Salmon Research Center Expansion Funding
By 2025 the population in the Puget Sound area is expected to have increased by 1.5 million. This presents many challenges, not the least being how to develop more effective stormwater management techniques that will protect fresh and marine water systems. Therefore, Washington Lawmakers have provided $800 thousand to expand WSU’s Puyallup Salmon Toxicology Lab, which was established in 05 to study the effects of common mixtures of pollutants on salmon health. WSU Salmon Toxicology Lab Director John Stark says the funding will allow researchers to expand the scope of their study to include other fish species and aquatic invertebrates, and explains why this is so important.
STARK: You may have a chemical that has no direct effect on salmon, but it may take out there food supply, it may kill the aquatic insects and other aquatic invertebrates that young salmon need to survive.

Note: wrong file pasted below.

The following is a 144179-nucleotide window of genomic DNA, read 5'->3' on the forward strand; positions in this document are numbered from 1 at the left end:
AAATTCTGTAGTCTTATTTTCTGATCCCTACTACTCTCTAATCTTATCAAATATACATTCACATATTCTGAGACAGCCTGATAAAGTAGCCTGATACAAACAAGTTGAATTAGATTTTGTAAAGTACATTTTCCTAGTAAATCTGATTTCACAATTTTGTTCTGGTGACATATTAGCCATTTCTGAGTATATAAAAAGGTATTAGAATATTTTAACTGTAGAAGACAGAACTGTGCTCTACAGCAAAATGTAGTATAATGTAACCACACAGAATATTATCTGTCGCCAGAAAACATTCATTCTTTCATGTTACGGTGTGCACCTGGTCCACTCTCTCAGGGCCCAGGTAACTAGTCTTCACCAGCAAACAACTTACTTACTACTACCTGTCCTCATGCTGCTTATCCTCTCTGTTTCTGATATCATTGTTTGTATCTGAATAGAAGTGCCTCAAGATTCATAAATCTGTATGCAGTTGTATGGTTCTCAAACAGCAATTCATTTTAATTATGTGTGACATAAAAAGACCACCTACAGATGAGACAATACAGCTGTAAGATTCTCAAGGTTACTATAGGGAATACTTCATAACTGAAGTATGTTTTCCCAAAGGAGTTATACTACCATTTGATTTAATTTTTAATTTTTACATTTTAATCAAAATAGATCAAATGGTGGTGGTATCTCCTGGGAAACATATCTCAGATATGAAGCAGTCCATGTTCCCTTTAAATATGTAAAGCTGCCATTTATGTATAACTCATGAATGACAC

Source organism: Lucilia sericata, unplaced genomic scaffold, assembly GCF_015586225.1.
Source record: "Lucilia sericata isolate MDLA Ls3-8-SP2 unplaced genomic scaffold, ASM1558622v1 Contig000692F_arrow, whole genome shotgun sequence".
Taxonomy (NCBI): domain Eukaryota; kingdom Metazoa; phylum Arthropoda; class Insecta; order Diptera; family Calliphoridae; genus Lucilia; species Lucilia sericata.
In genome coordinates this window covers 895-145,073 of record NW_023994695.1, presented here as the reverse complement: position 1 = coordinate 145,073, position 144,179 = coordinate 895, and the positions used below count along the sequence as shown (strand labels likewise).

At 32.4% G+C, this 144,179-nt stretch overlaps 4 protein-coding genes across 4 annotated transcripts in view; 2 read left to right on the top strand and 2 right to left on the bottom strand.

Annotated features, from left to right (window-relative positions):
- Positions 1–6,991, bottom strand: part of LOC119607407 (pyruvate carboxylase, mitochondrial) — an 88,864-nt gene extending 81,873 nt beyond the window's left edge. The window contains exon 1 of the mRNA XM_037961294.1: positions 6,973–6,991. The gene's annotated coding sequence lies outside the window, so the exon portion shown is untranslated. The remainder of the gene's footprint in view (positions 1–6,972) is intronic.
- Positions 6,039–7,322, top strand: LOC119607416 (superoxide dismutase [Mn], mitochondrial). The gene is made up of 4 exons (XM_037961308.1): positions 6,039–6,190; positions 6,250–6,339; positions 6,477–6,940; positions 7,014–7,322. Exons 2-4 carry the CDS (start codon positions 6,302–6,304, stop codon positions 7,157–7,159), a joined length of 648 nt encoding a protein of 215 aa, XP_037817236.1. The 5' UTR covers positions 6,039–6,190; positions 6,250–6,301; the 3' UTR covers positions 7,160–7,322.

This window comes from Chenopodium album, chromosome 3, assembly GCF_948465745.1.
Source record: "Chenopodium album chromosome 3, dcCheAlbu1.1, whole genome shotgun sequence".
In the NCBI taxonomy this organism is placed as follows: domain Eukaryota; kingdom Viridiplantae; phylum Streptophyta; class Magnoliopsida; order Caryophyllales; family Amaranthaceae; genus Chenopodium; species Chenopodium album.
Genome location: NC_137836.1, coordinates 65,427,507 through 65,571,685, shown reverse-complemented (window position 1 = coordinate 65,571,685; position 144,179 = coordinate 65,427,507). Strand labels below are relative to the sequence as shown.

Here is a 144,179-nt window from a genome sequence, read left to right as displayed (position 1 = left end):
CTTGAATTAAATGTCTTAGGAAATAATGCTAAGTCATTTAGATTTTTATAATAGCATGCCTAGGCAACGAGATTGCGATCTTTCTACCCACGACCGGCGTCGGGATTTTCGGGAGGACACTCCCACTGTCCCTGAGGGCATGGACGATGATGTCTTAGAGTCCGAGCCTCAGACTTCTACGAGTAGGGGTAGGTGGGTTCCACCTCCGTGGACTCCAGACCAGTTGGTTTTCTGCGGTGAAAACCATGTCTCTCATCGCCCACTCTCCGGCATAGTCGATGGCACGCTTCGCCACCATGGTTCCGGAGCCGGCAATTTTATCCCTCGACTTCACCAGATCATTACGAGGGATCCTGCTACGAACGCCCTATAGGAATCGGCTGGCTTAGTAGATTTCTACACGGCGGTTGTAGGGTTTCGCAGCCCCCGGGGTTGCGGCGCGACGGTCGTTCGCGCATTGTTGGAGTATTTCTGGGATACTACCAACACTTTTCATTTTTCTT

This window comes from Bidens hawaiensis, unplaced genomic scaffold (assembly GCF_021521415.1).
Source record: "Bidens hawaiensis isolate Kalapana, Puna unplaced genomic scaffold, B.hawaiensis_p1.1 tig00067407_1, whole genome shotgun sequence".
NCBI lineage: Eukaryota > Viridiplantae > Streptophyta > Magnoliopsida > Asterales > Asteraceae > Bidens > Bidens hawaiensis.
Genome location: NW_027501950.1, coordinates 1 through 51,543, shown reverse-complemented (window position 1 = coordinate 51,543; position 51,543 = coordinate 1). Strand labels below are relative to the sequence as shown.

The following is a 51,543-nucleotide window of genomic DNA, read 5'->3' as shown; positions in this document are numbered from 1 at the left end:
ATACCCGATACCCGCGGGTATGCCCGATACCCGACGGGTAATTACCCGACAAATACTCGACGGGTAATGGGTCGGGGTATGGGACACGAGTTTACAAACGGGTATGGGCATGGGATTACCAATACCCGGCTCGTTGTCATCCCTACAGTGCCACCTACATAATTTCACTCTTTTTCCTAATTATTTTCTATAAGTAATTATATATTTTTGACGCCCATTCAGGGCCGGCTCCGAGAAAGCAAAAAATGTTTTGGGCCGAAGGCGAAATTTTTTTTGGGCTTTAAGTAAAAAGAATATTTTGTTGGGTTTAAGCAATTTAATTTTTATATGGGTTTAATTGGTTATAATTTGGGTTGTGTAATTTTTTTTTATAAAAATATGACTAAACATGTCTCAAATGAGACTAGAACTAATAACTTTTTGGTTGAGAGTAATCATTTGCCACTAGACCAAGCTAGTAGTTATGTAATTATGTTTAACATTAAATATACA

Stark also talks about what he calls pollutant soup.
STARK: In other words a whole range of chemicals, usually at very low concentrations, not just pesticides.
Stark reiterated that this is about developing better stormwater management techniques, not eliminating pesticide use. In fact...
STARK: We control crop pests - insects, disease, weeds, and because of that food is cheaper, it’s available all year round. Because we use pesticides, we use less land to produce food. So in other words a lot of our wild lands and preserves would have to be converted into ag lands to feed our population if we didn’t use them.
I’m Lacy Gray and that’s Washington Ag Today on the Northwest Ag Information Network.